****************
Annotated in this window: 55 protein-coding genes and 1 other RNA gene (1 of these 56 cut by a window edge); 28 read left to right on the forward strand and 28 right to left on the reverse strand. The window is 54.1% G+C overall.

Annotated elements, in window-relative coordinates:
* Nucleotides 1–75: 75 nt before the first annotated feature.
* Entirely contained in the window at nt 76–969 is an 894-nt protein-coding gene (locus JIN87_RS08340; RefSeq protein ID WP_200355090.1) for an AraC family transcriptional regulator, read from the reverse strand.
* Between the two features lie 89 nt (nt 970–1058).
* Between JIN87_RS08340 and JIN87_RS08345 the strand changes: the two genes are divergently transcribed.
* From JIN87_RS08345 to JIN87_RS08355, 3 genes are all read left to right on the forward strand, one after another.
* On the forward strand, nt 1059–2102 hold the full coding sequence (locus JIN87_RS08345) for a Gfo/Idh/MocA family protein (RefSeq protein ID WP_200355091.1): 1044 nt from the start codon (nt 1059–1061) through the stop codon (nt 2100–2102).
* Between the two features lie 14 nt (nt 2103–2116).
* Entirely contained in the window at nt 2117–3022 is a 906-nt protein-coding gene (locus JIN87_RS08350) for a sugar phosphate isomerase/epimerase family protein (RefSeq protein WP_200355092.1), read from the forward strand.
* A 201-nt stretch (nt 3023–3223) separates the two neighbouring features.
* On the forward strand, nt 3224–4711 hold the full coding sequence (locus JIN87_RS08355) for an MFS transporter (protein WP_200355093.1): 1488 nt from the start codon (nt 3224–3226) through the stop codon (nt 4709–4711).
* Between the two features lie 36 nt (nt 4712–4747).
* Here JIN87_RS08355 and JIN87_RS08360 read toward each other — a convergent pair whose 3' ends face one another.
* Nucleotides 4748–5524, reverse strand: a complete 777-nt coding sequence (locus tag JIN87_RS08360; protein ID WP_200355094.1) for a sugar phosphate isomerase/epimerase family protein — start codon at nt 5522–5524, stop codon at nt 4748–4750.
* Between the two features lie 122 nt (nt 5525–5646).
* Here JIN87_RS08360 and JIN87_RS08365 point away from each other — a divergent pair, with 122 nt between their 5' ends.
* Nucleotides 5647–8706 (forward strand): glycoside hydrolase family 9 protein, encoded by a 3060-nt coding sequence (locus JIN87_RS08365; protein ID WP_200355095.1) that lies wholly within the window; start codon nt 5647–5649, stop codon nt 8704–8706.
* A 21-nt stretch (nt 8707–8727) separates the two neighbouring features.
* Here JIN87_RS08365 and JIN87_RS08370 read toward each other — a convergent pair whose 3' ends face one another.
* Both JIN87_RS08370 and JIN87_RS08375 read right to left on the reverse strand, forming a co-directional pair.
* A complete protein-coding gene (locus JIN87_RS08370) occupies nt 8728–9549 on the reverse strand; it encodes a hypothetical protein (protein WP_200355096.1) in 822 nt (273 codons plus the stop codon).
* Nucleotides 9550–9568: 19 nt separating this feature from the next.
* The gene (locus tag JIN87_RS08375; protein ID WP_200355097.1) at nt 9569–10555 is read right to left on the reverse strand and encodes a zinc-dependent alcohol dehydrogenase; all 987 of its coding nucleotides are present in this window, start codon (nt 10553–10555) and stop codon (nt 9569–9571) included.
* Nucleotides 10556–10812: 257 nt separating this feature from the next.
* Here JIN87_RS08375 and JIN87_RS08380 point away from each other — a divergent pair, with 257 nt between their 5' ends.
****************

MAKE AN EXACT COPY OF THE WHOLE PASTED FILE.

Annotated in this window: 55 protein-coding genes and 1 other RNA gene (1 of these 56 cut by a window edge); 28 read left to right on the forward strand and 28 right to left on the reverse strand. The window is 54.1% G+C overall.

Annotated elements, in window-relative coordinates:
* Nucleotides 1–75: 75 nt before the first annotated feature.
* Entirely contained in the window at nt 76–969 is an 894-nt protein-coding gene (locus JIN87_RS08340; RefSeq protein ID WP_200355090.1) for an AraC family transcriptional regulator, read from the reverse strand.
* Between the two features lie 89 nt (nt 970–1058).
* Between JIN87_RS08340 and JIN87_RS08345 the strand changes: the two genes are divergently transcribed.
* From JIN87_RS08345 to JIN87_RS08355, 3 genes are all read left to right on the forward strand, one after another.
* On the forward strand, nt 1059–2102 hold the full coding sequence (locus JIN87_RS08345) for a Gfo/Idh/MocA family protein (RefSeq protein ID WP_200355091.1): 1044 nt from the start codon (nt 1059–1061) through the stop codon (nt 2100–2102).
* Between the two features lie 14 nt (nt 2103–2116).
* Entirely contained in the window at nt 2117–3022 is a 906-nt protein-coding gene (locus JIN87_RS08350) for a sugar phosphate isomerase/epimerase family protein (RefSeq protein WP_200355092.1), read from the forward strand.
* A 201-nt stretch (nt 3023–3223) separates the two neighbouring features.
* On the forward strand, nt 3224–4711 hold the full coding sequence (locus JIN87_RS08355) for an MFS transporter (protein WP_200355093.1): 1488 nt from the start codon (nt 3224–3226) through the stop codon (nt 4709–4711).
* Between the two features lie 36 nt (nt 4712–4747).
* Here JIN87_RS08355 and JIN87_RS08360 read toward each other — a convergent pair whose 3' ends face one another.
* Nucleotides 4748–5524, reverse strand: a complete 777-nt coding sequence (locus tag JIN87_RS08360; protein ID WP_200355094.1) for a sugar phosphate isomerase/epimerase family protein — start codon at nt 5522–5524, stop codon at nt 4748–4750.
* Between the two features lie 122 nt (nt 5525–5646).
* Here JIN87_RS08360 and JIN87_RS08365 point away from each other — a divergent pair, with 122 nt between their 5' ends.
* Nucleotides 5647–8706 (forward strand): glycoside hydrolase family 9 protein, encoded by a 3060-nt coding sequence (locus JIN87_RS08365; protein ID WP_200355095.1) that lies wholly within the window; start codon nt 5647–5649, stop codon nt 8704–8706.
* A 21-nt stretch (nt 8707–8727) separates the two neighbouring features.
* Here JIN87_RS08365 and JIN87_RS08370 read toward each other — a convergent pair whose 3' ends face one another.
* Both JIN87_RS08370 and JIN87_RS08375 read right to left on the reverse strand, forming a co-directional pair.
* A complete protein-coding gene (locus JIN87_RS08370) occupies nt 8728–9549 on the reverse strand; it encodes a hypothetical protein (protein WP_200355096.1) in 822 nt (273 codons plus the stop codon).
* Nucleotides 9550–9568: 19 nt separating this feature from the next.
* The gene (locus tag JIN87_RS08375; protein ID WP_200355097.1) at nt 9569–10555 is read right to left on the reverse strand and encodes a zinc-dependent alcohol dehydrogenase; all 987 of its coding nucleotides are present in this window, start codon (nt 10553–10555) and stop codon (nt 9569–9571) included.
* Nucleotides 10556–10812: 257 nt separating this feature from the next.
* Here JIN87_RS08375 and JIN87_RS08380 point away from each other — a divergent pair, with 257 nt between their 5' ends.